John Stonestreet

Head of payroll and pensions

Why did you join the CIPP?

The IPPM as it was when I joined already had the reputation of being the premier league of payroll organisations. At the start of my career the advisory line, in particular, proved invaluable to me and it was like having a large team and new colleagues who actually cared and they really looked after me.

Which benefits of CIPP membership appealed to you the most?

The advisory line at the start was brilliant. The updates you get are brilliant. Having the information come to you and not having to search for it. The formal training and the recognition you get from your peers and that you can give to you organisation, that they know you know what you are doing and can trust you. Trust is difficult to earn and its really easy to lose, and almost impossible to get back once it’s been lost so if you have that solid foundation behind you with CIPP membership and potentially the qualifications as well then your organisation can trust you, as can prospective employees. It has helped me in my career and it has allowed me to develop myself. If you stand still in the payroll world, with constant legislation and tax changes, it will move on without you, so getting regular updates from the CIPP advisory service, news online and by attending the events they put on; particularly for me in the public sector – the special interest groups - has been brilliant for me. It's allowed me to go back to my organisations with things that they may not have been aware of where the potential impact of non-compliance could a lot of cost money and reputational damage.

Tell us about a time when you or your department really felt the benefit of CIPP membership.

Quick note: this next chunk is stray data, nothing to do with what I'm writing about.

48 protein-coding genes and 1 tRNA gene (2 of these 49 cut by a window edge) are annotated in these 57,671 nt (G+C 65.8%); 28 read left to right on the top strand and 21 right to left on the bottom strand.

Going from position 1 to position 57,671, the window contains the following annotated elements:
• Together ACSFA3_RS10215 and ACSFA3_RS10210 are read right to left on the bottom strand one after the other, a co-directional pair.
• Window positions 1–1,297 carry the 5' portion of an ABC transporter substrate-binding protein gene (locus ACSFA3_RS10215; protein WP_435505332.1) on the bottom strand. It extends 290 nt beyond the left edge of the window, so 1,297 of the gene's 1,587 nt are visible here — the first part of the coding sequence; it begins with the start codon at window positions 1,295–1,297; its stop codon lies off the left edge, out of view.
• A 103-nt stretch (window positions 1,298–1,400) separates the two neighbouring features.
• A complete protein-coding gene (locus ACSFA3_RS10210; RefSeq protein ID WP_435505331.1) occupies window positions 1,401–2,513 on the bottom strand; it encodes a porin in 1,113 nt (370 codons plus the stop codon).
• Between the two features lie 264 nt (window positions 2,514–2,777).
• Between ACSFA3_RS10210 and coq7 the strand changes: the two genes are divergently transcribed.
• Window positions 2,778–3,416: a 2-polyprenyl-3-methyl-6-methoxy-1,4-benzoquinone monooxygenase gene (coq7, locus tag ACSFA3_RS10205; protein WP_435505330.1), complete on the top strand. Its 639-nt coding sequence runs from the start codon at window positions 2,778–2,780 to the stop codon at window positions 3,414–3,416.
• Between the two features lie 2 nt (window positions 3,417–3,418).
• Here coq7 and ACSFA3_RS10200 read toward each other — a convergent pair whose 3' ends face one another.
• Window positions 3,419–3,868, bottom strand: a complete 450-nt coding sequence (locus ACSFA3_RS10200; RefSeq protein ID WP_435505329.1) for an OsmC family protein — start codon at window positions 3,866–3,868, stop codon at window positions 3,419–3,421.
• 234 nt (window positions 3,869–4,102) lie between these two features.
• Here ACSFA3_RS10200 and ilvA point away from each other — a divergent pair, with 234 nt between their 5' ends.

A while ago I was working at a recruitment agency and they took the decision to implement a salary sacrifice scheme and to make all of the agency workers employees which meant that we had to implement holiday pay, sick pay and all of the other employee rights that brings along with it. At the time I was an expert in a very narrow field and I needed the broader knowledge, and the CIPP and the qualification gave me the knowledge to be able to implement those. But if I had any doubts I would contact the advisory service and they got to know me by the end of this project by name and I really feel like they were part of the team. I got all the credit but credit should also go to CIPP.

Tell us about the day you realised CIPP membership was of real value to you?

I think it was when I was applying for jobs and more and more I noticed that the CIPP membership or qualified membership was an essential aspect of it so I was pleased that early in my career I took that step to push myself forward because these were really good jobs I was looking at that I wouldn’t have been able to do without the CIPP backing behind me.

For someone who is thinking about joining as a member, what would you advice be to them?

It’s like having an expanded team behind you. The advisory line in particular if you are unsure of anything or even if you want to double-check something, they genuinely do care and are on your side and they want you to do well. They want payroll to do well and it’s something I think people should go for.

If not membership for the benefits it gives you, then the training, the networking and the events that are put on as well. It really does give extra tools in your toolbox to deliver a better service. It puts your mind at ease if you’re unsure of anything. The networking opportunities it provides as well – you can contact people within your network who are in similar positions for support and guidance.

Why is it important to you to be a member of the CIPP?

I have always had this drive to develop myself and improve myself professionally and being a full chartered member has given me the recognition, and my organisation more faith in me, that I am a professional and I wouldn’t not have been able to that without the CIPP and Chartered membership.

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